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Three faculty honored for outstanding teaching during Winter Commencement

December 16, 2003


A tradition during Austin Peays Winter Commencement is the presentation of the coveted Socrates Award. The award was presented to three faculty last Friday during graduation exercises in the Dunn Center.

The Socrates Award was established in 1993 to recognize tenure-track faculty who are recognizedby their students and colleaguesas exceptionally gifted classroom teachers.
December 16, 2003


A tradition during Austin Peay's Winter Commencement is the presentation of the coveted Socrates Award. The award was presented to three faculty last Friday during graduation exercises in the Dunn Center.

The Socrates Award was established in 1993 to recognize tenure-track faculty who are recognizedby their students and colleaguesas exceptionally gifted classroom teachers.

Although excellence in teaching is the primary criterion for the award, other criteria include academic advising, research and creative activities that support superior teaching.

Recipients of the 2003 Socrates Award are Dr. Patti Wilson, associate professor of psychology, Dr. Jordy Rocheleau, assistant professor of philosophy, and Dr. Robin Reed, assistant professor and chair of chemistry.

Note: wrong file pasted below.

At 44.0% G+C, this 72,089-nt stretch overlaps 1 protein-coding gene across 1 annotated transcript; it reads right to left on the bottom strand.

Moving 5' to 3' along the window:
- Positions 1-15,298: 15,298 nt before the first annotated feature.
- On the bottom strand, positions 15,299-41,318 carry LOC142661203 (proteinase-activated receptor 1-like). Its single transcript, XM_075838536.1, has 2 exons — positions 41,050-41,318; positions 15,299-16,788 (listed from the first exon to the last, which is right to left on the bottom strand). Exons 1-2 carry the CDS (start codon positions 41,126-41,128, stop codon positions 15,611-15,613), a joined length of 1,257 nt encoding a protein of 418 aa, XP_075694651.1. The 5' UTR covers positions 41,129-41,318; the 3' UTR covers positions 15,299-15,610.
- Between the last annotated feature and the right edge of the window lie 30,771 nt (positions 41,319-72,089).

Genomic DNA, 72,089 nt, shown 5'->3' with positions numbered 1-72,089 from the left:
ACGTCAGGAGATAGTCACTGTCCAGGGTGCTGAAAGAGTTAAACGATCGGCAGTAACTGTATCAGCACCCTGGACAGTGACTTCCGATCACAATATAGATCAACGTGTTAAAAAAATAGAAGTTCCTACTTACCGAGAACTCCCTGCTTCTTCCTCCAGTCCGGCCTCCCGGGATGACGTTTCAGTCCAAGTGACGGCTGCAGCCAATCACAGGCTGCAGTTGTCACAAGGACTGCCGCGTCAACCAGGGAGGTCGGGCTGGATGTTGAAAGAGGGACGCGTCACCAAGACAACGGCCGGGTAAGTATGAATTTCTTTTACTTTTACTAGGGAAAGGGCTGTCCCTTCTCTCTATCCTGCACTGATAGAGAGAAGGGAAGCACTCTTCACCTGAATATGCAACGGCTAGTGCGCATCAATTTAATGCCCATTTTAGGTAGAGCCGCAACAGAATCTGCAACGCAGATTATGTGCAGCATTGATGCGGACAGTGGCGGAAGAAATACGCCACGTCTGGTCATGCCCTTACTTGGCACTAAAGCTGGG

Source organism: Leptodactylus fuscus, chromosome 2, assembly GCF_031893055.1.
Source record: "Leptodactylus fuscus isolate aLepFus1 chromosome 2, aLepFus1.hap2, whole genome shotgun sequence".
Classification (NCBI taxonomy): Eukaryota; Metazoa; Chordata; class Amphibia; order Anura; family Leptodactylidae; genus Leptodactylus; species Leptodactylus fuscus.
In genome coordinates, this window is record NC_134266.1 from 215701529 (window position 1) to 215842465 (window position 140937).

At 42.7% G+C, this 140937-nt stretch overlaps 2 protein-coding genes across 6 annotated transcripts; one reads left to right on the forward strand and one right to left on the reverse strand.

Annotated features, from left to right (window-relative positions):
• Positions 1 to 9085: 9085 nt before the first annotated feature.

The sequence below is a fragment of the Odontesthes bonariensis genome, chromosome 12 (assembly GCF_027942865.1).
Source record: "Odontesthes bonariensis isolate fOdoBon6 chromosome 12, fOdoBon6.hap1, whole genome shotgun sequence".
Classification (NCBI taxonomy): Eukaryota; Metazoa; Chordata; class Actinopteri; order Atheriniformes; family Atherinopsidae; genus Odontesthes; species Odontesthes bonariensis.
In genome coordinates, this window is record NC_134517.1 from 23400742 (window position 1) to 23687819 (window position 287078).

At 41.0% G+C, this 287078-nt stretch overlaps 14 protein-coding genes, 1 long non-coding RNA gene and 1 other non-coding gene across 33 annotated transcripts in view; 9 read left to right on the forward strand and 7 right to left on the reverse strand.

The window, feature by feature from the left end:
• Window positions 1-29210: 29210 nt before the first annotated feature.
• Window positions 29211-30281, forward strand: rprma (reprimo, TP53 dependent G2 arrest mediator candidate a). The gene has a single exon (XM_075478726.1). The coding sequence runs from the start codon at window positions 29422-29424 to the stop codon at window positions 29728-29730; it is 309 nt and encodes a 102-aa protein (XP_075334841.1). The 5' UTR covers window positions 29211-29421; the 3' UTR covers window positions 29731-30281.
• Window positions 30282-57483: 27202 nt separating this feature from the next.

Dr. Patti Wilson earned both her doctorate and master's degree in psychology from the University of Memphis. In 1995, she graduated summa cum laude from Christian Brothers University, Memphis, with a bachelor's degree in psychology. She came to the University in 2000.

Wilson has both the national and state certification as a school psychologist and holds a Health Service Provider in Psychology designation. In addition to teaching, research and publishing scholarly articles in refereed journals, she is a school psychologist for the Houston County School District and school psychologist consultant for Stewart County Schools.

In nominating Wilson for the Socrates Award, Dr. LuAnnette Butler, associate professor of psychology, wrote: “Several of (Dr. Wilson's) peers have observed her teaching classes and have been impressed by the high quality of her teaching. Her knowledge of the subject, ability to present it and her interaction with students (are) indeed outstanding.”